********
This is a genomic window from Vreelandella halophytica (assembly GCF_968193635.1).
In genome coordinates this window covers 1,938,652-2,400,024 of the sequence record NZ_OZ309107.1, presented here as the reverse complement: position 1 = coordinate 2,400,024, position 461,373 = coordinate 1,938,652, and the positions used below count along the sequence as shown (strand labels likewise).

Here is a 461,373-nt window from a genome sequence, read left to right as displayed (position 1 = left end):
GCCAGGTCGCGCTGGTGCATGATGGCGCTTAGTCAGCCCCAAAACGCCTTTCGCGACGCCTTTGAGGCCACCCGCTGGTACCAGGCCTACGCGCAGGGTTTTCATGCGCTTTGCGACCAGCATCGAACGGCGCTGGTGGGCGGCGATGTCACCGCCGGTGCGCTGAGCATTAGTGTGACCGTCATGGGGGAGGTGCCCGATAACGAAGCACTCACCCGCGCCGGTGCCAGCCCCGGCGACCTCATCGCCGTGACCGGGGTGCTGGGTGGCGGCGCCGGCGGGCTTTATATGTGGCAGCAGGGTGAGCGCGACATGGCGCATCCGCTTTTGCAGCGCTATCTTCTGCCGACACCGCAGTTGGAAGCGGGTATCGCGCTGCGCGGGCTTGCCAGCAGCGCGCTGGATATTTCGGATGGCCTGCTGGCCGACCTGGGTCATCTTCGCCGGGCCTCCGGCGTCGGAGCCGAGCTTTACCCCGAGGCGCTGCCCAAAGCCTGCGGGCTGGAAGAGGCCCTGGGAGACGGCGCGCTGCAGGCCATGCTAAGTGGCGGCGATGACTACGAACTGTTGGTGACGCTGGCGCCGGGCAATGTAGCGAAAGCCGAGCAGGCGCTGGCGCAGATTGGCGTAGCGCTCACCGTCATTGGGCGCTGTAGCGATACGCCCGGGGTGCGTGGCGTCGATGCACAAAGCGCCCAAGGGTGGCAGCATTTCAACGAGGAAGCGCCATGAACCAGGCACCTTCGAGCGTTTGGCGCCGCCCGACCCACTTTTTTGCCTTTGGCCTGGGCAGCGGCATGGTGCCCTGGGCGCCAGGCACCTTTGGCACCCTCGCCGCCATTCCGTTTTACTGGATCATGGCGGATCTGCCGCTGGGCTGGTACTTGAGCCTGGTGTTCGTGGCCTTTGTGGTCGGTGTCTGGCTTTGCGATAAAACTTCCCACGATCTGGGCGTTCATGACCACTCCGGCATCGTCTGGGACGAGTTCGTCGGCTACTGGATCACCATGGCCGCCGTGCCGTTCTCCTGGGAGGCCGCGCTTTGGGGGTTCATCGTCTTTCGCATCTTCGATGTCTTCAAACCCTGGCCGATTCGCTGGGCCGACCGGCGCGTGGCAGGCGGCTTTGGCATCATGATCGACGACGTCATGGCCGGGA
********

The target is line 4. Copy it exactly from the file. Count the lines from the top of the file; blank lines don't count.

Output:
GCCAGGTCGCGCTGGTGCATGATGGCGCTTAGTCAGCCCCAAAACGCCTTTCGCGACGCCTTTGAGGCCACCCGCTGGTACCAGGCCTACGCGCAGGGTTTTCATGCGCTTTGCGACCAGCATCGAACGGCGCTGGTGGGCGGCGATGTCACCGCCGGTGCGCTGAGCATTAGTGTGACCGTCATGGGGGAGGTGCCCGATAACGAAGCACTCACCCGCGCCGGTGCCAGCCCCGGCGACCTCATCGCCGTGACCGGGGTGCTGGGTGGCGGCGCCGGCGGGCTTTATATGTGGCAGCAGGGTGAGCGCGACATGGCGCATCCGCTTTTGCAGCGCTATCTTCTGCCGACACCGCAGTTGGAAGCGGGTATCGCGCTGCGCGGGCTTGCCAGCAGCGCGCTGGATATTTCGGATGGCCTGCTGGCCGACCTGGGTCATCTTCGCCGGGCCTCCGGCGTCGGAGCCGAGCTTTACCCCGAGGCGCTGCCCAAAGCCTGCGGGCTGGAAGAGGCCCTGGGAGACGGCGCGCTGCAGGCCATGCTAAGTGGCGGCGATGACTACGAACTGTTGGTGACGCTGGCGCCGGGCAATGTAGCGAAAGCCGAGCAGGCGCTGGCGCAGATTGGCGTAGCGCTCACCGTCATTGGGCGCTGTAGCGATACGCCCGGGGTGCGTGGCGTCGATGCACAAAGCGCCCAAGGGTGGCAGCATTTCAACGAGGAAGCGCCATGAACCAGGCACCTTCGAGCGTTTGGCGCCGCCCGACCCACTTTTTTGCCTTTGGCCTGGGCAGCGGCATGGTGCCCTGGGCGCCAGGCACCTTTGGCACCCTCGCCGCCATTCCGTTTTACTGGATCATGGCGGATCTGCCGCTGGGCTGGTACTTGAGCCTGGTGTTCGTGGCCTTTGTGGTCGGTGTCTGGCTTTGCGATAAAACTTCCCACGATCTGGGCGTTCATGACCACTCCGGCATCGTCTGGGACGAGTTCGTCGGCTACTGGATCACCATGGCCGCCGTGCCGTTCTCCTGGGAGGCCGCGCTTTGGGGGTTCATCGTCTTTCGCATCTTCGATGTCTTCAAACCCTGGCCGATTCGCTGGGCCGACCGGCGCGTGGCAGGCGGCTTTGGCATCATGATCGACGACGTCATGGCCGGGA